Sydney Trains selects Quintiq solution

DELMIA Quintiq

Tuesday, 26 July, 2016

Sydney Trains selects Quintiq solution

Sydney Trains has selected a customer-centric planning solution from Quintiq to implement a dynamic timetabling system in its new Rail Operations Centre (ROC).

The NSW Government is investing $276 m to minimise delays and ensure that when incidents do occur on the Sydney Trains rail network, customers receive better and faster information.

Sydney Trains will use Quintiq’s solution to provide computerised decision support for monitoring services and respond to service disruptions across the Sydney Metropolitan network, which has more than one million customer journeys each weekday and around 2885 timetabled services per day.

Tony Eid, executive director, Future Network Delivery at Sydney Trains, said the ROC would modernise how Sydney’s rail network is controlled by incorporating dozens of different systems into a single location and changing the approach to managing trains.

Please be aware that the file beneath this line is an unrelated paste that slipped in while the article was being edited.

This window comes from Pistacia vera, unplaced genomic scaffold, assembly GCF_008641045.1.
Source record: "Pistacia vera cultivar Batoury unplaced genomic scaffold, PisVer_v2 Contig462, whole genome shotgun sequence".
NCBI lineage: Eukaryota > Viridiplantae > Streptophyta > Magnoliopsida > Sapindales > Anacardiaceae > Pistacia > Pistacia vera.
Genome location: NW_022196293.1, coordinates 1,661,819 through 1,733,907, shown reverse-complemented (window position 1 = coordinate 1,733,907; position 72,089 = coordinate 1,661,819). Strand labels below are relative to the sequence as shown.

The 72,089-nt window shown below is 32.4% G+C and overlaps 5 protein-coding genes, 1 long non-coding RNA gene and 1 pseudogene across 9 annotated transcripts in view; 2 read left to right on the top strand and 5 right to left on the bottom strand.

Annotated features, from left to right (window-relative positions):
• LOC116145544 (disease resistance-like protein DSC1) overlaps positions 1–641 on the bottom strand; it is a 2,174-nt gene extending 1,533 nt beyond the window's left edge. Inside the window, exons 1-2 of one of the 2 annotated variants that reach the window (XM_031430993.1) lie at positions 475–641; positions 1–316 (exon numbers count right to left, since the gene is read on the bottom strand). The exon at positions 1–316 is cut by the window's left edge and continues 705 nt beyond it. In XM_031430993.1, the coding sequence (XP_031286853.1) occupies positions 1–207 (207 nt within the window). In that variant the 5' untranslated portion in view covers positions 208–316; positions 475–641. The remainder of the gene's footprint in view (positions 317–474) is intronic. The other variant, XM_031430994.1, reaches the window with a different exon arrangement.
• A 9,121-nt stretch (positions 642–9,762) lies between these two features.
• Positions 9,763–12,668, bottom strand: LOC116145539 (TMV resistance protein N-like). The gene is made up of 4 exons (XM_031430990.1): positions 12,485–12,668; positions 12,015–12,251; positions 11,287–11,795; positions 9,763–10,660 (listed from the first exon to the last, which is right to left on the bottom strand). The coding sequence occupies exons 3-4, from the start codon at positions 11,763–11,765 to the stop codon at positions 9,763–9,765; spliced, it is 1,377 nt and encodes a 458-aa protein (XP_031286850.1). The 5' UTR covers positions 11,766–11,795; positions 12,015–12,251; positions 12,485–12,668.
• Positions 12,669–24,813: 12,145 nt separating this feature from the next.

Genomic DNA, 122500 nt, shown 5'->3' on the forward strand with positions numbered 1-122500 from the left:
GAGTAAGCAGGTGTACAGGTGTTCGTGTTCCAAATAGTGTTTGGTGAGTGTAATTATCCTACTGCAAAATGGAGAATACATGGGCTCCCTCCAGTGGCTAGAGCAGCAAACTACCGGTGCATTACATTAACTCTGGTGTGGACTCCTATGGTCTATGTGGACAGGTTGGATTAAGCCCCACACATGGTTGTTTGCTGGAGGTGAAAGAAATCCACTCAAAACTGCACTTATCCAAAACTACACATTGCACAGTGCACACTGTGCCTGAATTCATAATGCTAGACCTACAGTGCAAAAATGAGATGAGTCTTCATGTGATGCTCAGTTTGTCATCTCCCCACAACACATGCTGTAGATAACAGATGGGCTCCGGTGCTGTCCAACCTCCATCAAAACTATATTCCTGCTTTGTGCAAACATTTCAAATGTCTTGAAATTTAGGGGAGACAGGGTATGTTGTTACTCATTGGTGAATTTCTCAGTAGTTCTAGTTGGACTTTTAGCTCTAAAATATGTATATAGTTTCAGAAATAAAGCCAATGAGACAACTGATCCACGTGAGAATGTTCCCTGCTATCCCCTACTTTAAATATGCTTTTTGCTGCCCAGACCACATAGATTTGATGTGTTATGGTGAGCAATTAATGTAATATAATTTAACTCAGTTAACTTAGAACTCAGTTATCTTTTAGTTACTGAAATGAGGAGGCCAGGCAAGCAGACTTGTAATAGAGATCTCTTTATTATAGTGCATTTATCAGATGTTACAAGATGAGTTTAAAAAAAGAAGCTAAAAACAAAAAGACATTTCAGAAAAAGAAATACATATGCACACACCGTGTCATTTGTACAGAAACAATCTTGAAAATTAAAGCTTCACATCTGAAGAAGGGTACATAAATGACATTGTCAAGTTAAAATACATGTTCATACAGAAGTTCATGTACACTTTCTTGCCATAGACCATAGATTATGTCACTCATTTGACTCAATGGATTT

“At the moment Sydney Trains manages the trains and tracks, responds to incidents, communicates with customers and monitors their safety from different locations and in different ways,” he said. “The ROC will bring all staff involved in moving and controlling trains together in a centralised and coordinated way.

“Quintiq offers us innovative network optimisation technology that will provide support for our train controllers and signallers in recovering from disruptions on our train network,” added Eid. The technology includes an electronic train graph and will help to minimise the disruption and reduce consequential delays.”

Quintiq’s solutions have been implemented in other major public transport networks, including the London Underground and NTV, Italy’s first high-speed rail network. Its latest customer is Queensland Rail, which is also experiencing increasing demand for its services. “A mission-critical system such as the day of operations timetable system requires a strong foundation of trust and commitment from both parties,” said Quintiq’s CEO, Rob van Egmond.

Image credit: © Wong

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